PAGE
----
• Make sure each of the credit reporting bureaus gets a copy of the death certificate and ask each to add a “deceased alert,” which will freeze the credit file.

Equifax: PO Box 740241, Atlanta, GA 30374

Experian: PO Box 9701, Allen, TX 75013

TransUnion: PO Box 2000, Chester, PA 19022

  • About one month after the loved one’s death, review your loved one’s credit report at to ensure there is no suspicious activity. You may want to do this once a month for one year after the death since it takes that long for an account with a deceased notation to be removed from a credit report.
  • Make sure that your funeral director has notified Social Security about the death of your loved one. You may also want to advise the IRS by calling 800-829-1040 to prevent someone from filing a tax return and claiming a refund in the name of the deceased loved one.
  • Be sure to keep copies of any documentation you provide to these agencies, just in case a follow-up is needed


Dad is becoming very forgetful – What Should I Do?

Q.           My father is becoming very forgetful about things he would normally remember. I’m worried he could be coming down with Alzheimer’s disease or other dementia. What should I do?

A.            An obvious first step is to have Dad checked out by a qualified physician. The doctor can determine what, if anything is actually wrong and recommend treatment. If the doctor’s diagnosis is dementia further legal steps to provide Dad with adequate legal protections are necessary.

It is important to have the doctor spell out, as clearly as possible; exactly what Dad is capable of doing from a decision-making standpoint when the diagnosis is made. For example, can Dad identify and understand the extent of the property he owns and who his heirs are? Is he capable of understanding the nature of a transaction sufficient to enter into a contract? Can he identify those who he trusts enough to manage his affairs in order to authorize them to do so?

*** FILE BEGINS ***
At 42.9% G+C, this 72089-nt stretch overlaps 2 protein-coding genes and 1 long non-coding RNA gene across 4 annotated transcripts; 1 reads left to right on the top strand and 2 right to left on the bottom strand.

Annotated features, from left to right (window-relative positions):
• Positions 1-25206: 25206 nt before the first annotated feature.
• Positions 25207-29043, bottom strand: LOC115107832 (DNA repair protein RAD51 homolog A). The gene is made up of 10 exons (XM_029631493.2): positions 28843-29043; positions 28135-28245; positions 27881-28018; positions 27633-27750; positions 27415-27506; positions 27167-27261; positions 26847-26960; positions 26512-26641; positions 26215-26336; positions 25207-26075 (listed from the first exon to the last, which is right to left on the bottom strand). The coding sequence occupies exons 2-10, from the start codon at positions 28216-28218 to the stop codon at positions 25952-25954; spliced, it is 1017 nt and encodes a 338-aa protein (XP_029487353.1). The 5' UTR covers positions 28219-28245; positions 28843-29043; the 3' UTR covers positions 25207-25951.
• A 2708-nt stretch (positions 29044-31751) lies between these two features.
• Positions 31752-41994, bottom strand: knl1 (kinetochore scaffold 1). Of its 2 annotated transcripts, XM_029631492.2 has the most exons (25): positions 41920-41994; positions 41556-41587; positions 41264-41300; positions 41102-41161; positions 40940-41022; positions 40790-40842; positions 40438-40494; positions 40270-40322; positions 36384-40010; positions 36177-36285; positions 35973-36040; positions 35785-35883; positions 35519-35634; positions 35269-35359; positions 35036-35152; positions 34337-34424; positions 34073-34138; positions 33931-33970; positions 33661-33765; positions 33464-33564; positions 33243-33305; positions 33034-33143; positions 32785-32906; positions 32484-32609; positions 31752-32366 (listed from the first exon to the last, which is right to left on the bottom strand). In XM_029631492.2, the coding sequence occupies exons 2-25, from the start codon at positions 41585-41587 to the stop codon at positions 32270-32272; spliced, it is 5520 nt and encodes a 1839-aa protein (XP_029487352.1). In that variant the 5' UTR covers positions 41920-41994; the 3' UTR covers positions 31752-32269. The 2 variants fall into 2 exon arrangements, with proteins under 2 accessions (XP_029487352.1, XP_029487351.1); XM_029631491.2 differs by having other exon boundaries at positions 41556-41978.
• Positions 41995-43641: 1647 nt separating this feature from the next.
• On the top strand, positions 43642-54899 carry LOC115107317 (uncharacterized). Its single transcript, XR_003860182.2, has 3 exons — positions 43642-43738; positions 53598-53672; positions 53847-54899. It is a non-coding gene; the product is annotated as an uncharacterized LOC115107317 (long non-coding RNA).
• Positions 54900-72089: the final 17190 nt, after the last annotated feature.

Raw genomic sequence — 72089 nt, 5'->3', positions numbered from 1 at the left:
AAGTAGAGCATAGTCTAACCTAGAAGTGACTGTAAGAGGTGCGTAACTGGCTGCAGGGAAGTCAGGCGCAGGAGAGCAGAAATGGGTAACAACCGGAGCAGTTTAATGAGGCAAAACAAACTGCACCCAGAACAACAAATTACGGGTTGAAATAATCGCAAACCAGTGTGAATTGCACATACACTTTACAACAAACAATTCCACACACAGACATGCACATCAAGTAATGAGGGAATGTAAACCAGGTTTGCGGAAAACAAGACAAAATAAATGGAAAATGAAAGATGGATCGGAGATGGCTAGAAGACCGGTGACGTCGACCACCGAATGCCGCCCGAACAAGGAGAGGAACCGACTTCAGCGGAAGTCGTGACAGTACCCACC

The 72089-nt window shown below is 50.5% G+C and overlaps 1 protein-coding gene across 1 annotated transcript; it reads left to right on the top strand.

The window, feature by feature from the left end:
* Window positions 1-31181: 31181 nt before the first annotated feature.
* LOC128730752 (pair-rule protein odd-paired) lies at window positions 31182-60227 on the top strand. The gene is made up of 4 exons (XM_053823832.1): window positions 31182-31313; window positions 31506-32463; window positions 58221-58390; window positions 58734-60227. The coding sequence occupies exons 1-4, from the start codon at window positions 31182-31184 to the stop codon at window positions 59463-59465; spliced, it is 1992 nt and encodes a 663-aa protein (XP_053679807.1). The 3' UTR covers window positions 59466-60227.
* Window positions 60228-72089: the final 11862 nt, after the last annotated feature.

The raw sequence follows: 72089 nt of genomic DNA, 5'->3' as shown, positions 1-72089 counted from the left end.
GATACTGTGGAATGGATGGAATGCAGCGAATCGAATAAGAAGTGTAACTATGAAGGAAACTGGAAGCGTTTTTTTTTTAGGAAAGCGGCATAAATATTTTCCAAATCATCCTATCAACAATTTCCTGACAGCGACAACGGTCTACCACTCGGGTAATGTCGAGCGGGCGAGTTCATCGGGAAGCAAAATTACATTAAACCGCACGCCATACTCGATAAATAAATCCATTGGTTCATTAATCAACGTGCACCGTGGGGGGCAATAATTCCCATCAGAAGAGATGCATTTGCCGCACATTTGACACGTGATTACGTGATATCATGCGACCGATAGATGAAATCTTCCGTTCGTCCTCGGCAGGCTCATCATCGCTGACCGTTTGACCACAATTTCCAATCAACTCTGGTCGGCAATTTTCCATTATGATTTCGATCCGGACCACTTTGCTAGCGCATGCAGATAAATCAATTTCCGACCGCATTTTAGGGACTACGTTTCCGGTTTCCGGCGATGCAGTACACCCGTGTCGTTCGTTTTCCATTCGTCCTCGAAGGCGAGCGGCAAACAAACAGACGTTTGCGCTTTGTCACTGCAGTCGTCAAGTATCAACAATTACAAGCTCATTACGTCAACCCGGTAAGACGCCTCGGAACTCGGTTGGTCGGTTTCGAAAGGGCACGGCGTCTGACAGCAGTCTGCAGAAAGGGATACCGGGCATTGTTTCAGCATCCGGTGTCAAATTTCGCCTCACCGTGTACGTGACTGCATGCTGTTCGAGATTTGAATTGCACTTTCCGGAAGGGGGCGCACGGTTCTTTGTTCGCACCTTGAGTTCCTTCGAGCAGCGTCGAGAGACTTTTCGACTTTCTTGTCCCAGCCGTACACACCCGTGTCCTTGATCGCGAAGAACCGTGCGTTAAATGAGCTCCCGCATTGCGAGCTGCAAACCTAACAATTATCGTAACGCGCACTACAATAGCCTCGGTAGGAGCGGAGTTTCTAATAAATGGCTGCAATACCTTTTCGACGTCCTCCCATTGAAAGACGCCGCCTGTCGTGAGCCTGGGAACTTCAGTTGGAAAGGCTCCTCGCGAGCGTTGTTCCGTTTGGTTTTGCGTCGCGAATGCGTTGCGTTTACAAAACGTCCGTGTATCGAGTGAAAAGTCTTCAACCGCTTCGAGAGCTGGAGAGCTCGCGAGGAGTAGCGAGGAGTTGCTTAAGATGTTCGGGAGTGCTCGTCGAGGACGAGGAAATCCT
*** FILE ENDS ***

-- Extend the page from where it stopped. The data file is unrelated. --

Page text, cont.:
If the answer to any of the above questions is “yes” then it is imperative to consult an elder and estate planning attorney in order to put Dad’s legal affairs in order with documents such as Powers of Attorney for financial and medical affairs, wills, trusts, and any other documents which apply to his particular circumstances. By doing this, we can keep Dad’s life private and reduce legal fees and court costs.

If the answer to the any of those questions is “no” it may be necessary to go into probate court and petition for a Guardianship and Conservatorship in order to take over management of Dad’s personal and financial affairs.  This is an expensive, public process that requires ongoing court supervision. This scenario will often occur once a dementia patient progresses to later stages and no longer has the capacity to enter into legal documents that would eliminate the need for a guardianship or conservatorship. This is another reason for consulting a physician and an elder and estate planning attorney as early as possible. It is strongly recommended to have legal documents in place that provide others with authority to act on one’s behalf well before dementia or any other incapacitating condition rears its ugly head.


Questions?  Contact us today for a consultation.




Unwary seniors are increasingly victimized by others regarding their identity and financial assets.

This often occurs when a credit or ATM/Debit card is lost or stolen. Seniors often delay reporting any missing or stolen credit or ATM/Debit cards. These events should be reported immediately to prevent substantial financial loss.